How does aluminum become anodized?

Anodizing is the most durable and long-lasting option for finishing architectural aluminum building products. An electrochemical process, anodizing produces a finish that resists the ravages of time and environment.

However, there are important things to note about color selection for anodized aluminum.

Linetec’s two-step electrolytic anodizing process , where the anodizing and coloring of the aluminum occur in two separate steps, involves:

  • first placing the aluminum in a solution of sulfuric acid and water, then charging it with electrical current to form aluminum oxide on the surface.
  • then after anodizing is complete, parts can be immersed in a bath containing an inorganic metal such as tin, cobalt or nickel, which is deposited in the anodic pores to achieve color.

How does aluminum become anodized?As a result, anodized finishes’ color choices range from clear to champagne to a variety of bronze tones to black.

Linetec also offers a copper anodize, which involves an additional color tank, using actual copper to color the aluminum while isolating the copper in the coating. This process makes the copper color very stable and consistent.

Anodic oxide is not affected by ultraviolet light and is resistant to scratches, which help ensure color stability.

Due to the chemical process used to create an anodized finish, the possibility of color variation can be a concern during its application.

Here are some factors to keep in mind to minimize the variation from your desired color:

  • Single source it. While the aluminum is anodized during the process, other metals (silicon, zinc, magnesium, etc.) present in the aluminum alloy can respond differently, resulting in unwanted variation of color. Reduce this risk by having all metal used for a project come from a single source/extruder, and from one lot of material. Also, avoid using aluminum with different alloys, as it will not yield uniform results.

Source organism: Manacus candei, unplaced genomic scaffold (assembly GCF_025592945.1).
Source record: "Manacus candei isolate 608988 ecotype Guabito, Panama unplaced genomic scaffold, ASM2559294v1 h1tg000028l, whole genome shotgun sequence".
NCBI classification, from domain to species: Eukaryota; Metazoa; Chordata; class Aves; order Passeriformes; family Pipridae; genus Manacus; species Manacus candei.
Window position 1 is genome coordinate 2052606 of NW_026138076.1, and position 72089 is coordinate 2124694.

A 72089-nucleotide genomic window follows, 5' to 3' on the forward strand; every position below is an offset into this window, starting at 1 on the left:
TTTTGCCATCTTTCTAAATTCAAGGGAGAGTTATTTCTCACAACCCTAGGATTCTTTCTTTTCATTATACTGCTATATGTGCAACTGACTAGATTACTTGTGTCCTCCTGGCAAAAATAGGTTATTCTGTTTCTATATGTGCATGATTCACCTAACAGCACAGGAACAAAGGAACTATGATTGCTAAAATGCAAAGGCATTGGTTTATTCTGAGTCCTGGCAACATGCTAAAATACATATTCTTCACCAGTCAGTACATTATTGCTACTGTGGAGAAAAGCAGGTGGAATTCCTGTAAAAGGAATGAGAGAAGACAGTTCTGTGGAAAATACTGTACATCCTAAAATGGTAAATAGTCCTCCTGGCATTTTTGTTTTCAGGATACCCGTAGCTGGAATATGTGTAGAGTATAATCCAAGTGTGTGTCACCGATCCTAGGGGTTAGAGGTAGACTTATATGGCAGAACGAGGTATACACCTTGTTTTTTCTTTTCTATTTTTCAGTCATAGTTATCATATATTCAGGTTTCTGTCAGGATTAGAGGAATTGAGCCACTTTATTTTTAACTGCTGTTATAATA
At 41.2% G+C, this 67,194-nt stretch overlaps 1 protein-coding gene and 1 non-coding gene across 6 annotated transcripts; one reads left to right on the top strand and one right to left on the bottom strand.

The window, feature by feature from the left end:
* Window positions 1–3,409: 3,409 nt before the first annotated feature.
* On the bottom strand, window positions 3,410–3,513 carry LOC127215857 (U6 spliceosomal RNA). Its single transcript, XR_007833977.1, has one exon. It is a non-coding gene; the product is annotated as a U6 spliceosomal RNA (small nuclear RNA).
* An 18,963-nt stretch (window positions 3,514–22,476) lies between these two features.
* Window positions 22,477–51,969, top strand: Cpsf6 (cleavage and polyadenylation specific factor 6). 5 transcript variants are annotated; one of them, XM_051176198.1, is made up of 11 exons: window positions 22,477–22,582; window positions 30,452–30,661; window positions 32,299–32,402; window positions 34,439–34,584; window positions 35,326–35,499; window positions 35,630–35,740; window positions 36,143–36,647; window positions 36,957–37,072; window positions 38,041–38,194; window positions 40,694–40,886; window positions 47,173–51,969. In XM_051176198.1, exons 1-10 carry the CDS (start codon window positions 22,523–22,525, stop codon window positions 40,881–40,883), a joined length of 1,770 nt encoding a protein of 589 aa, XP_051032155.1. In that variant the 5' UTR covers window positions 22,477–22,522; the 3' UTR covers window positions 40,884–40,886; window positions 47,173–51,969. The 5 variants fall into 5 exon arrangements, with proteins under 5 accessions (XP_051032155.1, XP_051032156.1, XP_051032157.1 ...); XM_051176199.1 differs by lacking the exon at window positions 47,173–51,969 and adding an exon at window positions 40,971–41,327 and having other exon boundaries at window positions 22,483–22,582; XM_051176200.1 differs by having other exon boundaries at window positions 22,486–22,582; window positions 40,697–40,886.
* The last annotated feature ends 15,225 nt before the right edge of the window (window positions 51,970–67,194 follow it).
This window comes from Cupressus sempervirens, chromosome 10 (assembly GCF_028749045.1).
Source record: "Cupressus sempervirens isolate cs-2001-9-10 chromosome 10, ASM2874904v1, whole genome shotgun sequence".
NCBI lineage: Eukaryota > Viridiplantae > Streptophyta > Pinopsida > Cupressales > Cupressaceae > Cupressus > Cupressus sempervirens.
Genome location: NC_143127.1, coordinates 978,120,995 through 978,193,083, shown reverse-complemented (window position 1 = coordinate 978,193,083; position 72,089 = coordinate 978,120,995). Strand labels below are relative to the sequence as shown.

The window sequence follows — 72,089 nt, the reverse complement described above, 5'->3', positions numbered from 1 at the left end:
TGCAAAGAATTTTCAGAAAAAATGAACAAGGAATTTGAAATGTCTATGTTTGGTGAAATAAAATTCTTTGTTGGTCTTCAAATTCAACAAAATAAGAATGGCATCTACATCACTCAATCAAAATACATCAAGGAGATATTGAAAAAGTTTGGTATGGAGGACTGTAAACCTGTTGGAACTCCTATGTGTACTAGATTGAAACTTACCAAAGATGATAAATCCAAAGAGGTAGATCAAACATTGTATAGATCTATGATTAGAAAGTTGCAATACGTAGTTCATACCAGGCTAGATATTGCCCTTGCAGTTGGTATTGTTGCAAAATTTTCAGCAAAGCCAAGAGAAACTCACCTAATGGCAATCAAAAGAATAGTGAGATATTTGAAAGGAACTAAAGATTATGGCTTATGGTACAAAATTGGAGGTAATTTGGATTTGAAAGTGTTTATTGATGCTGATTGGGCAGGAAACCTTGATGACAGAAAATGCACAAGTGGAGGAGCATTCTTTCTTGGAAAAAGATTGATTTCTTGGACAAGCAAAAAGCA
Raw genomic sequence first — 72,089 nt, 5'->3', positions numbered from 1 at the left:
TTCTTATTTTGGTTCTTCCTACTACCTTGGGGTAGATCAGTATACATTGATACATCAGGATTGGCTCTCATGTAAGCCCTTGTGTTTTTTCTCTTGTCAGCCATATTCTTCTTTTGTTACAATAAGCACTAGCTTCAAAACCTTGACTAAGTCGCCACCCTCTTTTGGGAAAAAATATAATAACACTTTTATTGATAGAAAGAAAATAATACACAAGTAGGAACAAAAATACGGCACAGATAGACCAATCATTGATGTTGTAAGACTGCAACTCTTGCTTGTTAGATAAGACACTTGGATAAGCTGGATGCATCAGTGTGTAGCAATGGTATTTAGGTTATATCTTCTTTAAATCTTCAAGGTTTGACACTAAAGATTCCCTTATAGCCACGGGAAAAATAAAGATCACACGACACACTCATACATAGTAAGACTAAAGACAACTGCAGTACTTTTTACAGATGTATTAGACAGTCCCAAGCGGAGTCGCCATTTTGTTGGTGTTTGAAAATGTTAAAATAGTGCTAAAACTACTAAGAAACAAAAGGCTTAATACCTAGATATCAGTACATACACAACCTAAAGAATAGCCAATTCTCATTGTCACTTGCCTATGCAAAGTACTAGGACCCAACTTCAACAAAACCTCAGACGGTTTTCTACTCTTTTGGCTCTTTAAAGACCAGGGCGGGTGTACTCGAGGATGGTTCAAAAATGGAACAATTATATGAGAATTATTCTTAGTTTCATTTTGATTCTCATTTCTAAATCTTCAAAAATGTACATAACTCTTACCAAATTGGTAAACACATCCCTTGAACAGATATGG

• Request a range sample. Because it is impossible to know the effect non-aluminum metals in the material will have on the final product’s color, be sure to ask your anodizer for a range sample before sending them your product for finishing. An anodize range sample is two anodize color chips for the same color, with one showing the lightest extreme of appearance to be expected on the finished parts and one showing the darkest. Be aware that the lighter the anodize finish, the more noticeable the range. Be sure to speak with any potential anodizer to see what range of variation they can guarantee. AAMA’s industry-leading standards specify that the range should not differ by more than 5 Delta E. A quality anodizer may be able to keep the range of a color even lower.
  • Bend then finish.  Anodic films are very hard, and as a result, most post-production bending causes a series of small cracks in the finish that give it a spider-web appearance. To avoid this, have as much bending and forming of the material completed before it is sent to receive its finish.
  • Weld with care.  If your metal has any welds on it, the anodization process can cause a halo effect of localized discoloration around them. Welding with the proper 5356 alloy welding wire and the lowest heat possible helps minimize this.

Select an aluminum finisher that utilizes automation in its anodize process to reduce inconsistencies. An automated system controls and monitors the process, including tank sequencing, chemical add, voltage, current, time and temperature, which ensures the most consistent anodize finish possible.

Learn more about anodizing by clicking here.

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